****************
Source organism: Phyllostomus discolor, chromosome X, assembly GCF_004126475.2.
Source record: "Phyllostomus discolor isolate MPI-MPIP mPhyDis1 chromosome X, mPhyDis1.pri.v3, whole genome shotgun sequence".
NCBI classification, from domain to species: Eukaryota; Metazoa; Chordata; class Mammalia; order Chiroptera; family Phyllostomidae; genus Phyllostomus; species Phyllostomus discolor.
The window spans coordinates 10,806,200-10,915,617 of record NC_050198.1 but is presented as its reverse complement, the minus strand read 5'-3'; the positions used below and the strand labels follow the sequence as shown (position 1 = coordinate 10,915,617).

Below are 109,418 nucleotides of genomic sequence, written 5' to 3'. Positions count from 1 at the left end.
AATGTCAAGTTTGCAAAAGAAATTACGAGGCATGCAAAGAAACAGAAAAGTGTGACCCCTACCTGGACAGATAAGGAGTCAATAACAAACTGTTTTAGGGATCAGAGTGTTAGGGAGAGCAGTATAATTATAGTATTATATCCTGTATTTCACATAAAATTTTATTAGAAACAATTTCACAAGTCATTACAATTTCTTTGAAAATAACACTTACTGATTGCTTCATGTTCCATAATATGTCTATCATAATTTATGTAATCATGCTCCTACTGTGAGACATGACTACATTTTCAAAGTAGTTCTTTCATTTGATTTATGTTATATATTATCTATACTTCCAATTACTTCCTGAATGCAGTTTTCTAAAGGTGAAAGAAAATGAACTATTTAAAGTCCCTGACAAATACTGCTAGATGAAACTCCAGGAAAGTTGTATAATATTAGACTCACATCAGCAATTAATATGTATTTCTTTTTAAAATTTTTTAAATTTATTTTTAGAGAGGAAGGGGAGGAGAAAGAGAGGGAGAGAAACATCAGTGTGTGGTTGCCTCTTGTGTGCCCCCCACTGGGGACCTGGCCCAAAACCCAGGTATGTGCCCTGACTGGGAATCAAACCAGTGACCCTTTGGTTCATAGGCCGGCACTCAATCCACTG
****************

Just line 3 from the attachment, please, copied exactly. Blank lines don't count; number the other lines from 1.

NCBI classification, from domain to species: Eukaryota; Metazoa; Chordata; class Mammalia; order Chiroptera; family Phyllostomidae; genus Phyllostomus; species Phyllostomus discolor.